StockX warns some customer data exposed in breach

Charles E. Ramirez
The Detroit News
Dan Gilbert, owner of Quicken Loans and co-founder of StockX, left, watches while Josh Luber, co-founder of StockX, shows the StockX app during their conversation about StockX in Detroit  Sept. 12.

Detroit — A data breach of Detroit-based online marketplace for sneakers StockX may have exposed personal information of some of its customers, the company warned Monday.

In a message to customers on its website, StockX said the company has launched an investigation into the incident with the help of forensics experts and it doesn't appear any of its customers' financial or payment information was affected.

"Though our investigation remains ongoing, forensic evidence to date suggests that an unknown third party was able to gain access to certain customer data, including customer name, email address, shipping address, username, hashed passwords, and purchase history," it said.  

StockX said it has immediately updated its system's security, reset all customer passwords and alerted them about the change as well as other measures.

"We want you to know that we took these steps proactively and immediately, because we had just begun our investigation and did not yet know the nature, extent, or scope of suspicious activity to which we had been alerted," its message to customers said. "Though we had incomplete information, we felt a responsibility to act immediately to protect our customers while our investigation continued — and we took steps to do so."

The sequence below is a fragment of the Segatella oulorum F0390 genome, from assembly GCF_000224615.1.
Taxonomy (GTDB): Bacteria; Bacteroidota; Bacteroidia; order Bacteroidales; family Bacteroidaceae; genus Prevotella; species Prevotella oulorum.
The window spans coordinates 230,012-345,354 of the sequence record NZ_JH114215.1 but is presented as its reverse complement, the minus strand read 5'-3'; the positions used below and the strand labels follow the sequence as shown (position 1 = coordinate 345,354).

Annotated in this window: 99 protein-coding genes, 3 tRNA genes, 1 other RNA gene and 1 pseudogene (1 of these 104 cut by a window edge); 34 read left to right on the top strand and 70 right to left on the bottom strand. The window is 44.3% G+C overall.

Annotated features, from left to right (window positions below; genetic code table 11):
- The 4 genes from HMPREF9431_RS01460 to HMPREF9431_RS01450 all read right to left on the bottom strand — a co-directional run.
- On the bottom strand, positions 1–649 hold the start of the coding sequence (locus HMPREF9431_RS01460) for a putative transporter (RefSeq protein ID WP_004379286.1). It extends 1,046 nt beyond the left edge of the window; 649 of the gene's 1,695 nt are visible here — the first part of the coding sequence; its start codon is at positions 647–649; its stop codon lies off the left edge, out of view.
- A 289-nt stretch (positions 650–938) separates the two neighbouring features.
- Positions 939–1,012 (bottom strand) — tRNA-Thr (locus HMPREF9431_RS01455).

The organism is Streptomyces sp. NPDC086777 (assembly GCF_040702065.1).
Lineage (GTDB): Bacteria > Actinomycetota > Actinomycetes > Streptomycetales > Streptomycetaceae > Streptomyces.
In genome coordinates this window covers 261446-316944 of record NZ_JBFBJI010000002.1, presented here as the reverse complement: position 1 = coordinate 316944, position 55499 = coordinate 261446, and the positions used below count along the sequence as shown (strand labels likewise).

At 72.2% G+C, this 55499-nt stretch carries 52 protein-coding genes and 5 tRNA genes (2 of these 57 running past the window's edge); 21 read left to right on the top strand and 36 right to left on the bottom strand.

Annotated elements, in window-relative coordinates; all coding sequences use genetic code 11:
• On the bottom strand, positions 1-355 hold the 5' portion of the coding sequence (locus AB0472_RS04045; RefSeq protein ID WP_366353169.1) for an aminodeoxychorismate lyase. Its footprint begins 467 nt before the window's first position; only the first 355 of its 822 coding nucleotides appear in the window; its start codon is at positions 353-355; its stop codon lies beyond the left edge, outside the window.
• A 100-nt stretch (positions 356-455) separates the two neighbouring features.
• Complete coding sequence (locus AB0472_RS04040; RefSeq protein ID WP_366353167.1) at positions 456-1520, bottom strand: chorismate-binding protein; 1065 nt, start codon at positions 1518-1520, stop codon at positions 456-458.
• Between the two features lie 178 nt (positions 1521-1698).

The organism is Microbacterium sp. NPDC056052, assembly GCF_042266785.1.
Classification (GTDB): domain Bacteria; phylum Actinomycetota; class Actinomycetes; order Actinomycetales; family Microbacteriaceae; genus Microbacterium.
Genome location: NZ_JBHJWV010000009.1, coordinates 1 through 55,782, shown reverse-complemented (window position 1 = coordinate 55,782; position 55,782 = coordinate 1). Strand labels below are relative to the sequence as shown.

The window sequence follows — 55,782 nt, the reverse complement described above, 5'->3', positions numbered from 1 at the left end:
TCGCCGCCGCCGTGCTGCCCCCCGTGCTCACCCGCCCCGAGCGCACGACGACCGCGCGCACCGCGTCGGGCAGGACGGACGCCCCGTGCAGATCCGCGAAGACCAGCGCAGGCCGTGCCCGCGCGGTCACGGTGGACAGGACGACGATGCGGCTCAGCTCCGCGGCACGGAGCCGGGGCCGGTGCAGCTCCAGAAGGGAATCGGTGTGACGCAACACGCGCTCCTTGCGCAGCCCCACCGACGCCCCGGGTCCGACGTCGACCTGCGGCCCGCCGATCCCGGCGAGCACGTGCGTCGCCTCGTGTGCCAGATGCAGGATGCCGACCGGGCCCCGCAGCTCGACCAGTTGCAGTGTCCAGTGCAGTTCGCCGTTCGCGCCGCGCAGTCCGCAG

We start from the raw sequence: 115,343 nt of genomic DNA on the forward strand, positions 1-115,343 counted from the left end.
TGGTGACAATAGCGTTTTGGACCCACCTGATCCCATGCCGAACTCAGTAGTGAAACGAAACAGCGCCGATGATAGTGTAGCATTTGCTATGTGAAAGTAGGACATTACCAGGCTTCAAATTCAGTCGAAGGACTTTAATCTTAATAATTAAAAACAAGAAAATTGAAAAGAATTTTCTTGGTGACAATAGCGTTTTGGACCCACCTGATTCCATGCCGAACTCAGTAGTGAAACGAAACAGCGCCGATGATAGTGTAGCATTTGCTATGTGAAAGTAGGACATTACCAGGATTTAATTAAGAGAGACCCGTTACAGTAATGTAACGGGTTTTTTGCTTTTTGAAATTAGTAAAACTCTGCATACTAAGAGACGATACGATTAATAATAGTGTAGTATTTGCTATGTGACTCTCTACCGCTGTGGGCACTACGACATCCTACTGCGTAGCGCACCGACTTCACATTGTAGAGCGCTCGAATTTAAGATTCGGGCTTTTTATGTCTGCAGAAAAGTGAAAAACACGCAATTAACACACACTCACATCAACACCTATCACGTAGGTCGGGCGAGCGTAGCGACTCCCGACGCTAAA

It also recommended customers who use their StockX passwords for other accounts change those passwords.

"Again, we take data security and privacy very seriously, and will continue to communicate with our customers and work hard to protect those who trust us with their shopping experience," the company said.

StockX was founded in 2016 by its CEO Josh Luber and Dan Gilbert, founder and chairman of Quicken Loans Inc., the majority owner of the Cleveland Cavaliers and owner of downtown Detroit properties.

It operates much like online auction site eBay, but authenticates the products bought and sold on its web site — sneakers, streetwear, handbags and watches — in its warehouses before shipping them to buyers. Prices of items rise and fall by demand and supply just like the stock market and the company takes a percentage of the sale price.

Twitter: @CharlesERamirez